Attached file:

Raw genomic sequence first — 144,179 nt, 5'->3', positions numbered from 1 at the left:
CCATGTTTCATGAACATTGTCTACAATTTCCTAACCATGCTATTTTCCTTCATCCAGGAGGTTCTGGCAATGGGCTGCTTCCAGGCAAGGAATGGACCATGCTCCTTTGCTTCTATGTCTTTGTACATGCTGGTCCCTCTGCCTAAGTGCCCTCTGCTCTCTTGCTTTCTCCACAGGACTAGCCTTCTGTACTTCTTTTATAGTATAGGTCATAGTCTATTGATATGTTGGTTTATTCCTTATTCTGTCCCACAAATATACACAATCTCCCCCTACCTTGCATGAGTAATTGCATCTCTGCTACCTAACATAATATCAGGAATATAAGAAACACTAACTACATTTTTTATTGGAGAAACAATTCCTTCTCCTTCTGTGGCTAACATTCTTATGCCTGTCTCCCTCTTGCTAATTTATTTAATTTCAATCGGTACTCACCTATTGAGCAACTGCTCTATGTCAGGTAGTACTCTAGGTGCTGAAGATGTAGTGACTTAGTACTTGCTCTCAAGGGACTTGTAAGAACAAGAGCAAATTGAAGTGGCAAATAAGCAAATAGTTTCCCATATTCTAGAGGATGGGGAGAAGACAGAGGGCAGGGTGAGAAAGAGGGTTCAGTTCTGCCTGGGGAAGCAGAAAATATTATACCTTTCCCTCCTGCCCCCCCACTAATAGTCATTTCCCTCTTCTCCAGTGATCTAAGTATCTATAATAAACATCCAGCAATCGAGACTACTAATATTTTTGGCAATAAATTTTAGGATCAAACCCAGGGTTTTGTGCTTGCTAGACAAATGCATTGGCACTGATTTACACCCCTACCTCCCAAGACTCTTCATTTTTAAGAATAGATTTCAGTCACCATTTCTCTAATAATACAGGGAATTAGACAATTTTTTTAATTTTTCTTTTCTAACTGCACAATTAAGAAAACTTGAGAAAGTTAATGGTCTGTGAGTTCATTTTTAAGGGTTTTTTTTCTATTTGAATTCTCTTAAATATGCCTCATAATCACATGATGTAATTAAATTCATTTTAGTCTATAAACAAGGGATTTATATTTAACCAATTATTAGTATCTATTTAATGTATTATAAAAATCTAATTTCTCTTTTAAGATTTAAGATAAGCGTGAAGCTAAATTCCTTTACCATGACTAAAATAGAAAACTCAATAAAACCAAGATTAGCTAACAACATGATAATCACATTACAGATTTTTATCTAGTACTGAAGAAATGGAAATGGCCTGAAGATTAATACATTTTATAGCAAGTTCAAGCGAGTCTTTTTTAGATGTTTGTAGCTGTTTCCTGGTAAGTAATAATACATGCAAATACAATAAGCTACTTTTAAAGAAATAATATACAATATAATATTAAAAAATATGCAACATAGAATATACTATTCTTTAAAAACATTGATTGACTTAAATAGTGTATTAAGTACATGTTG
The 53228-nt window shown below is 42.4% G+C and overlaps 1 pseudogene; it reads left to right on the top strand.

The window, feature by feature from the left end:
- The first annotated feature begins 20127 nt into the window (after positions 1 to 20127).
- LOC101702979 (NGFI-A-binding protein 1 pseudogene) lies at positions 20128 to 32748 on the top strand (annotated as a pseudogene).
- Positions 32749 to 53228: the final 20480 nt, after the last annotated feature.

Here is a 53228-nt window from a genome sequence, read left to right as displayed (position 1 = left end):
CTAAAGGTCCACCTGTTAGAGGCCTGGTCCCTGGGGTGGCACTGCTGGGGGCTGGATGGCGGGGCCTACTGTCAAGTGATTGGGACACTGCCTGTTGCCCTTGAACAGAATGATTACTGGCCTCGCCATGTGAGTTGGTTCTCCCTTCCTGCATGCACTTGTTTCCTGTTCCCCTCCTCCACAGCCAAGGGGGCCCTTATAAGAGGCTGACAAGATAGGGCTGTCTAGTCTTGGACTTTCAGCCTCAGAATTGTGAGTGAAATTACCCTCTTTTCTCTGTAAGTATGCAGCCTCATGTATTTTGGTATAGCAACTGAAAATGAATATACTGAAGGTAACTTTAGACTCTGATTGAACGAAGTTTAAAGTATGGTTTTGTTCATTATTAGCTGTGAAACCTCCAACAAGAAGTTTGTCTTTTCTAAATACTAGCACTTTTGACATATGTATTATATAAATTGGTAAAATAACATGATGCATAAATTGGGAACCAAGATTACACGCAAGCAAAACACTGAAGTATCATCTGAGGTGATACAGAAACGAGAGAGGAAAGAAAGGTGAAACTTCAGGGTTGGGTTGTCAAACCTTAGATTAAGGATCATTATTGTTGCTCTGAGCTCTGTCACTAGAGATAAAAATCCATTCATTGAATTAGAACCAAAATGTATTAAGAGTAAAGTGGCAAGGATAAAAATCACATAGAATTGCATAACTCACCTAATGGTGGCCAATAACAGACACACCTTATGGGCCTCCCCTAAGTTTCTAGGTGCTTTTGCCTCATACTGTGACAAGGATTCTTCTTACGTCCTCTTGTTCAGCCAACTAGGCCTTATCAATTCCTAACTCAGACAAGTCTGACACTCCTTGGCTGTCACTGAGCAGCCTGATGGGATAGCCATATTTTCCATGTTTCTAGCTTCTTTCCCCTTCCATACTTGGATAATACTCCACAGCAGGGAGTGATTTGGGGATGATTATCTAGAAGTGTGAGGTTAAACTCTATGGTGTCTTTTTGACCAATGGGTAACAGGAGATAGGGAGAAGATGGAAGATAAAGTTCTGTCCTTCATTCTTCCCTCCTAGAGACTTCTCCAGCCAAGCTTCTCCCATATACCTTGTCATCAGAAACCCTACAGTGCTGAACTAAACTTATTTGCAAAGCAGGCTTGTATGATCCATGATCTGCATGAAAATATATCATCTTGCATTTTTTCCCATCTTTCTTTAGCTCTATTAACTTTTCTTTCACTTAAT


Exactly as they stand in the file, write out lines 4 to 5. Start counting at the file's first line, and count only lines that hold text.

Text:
The window, feature by feature from the left end:
- The first annotated feature begins 20127 nt into the window (after positions 1 to 20127).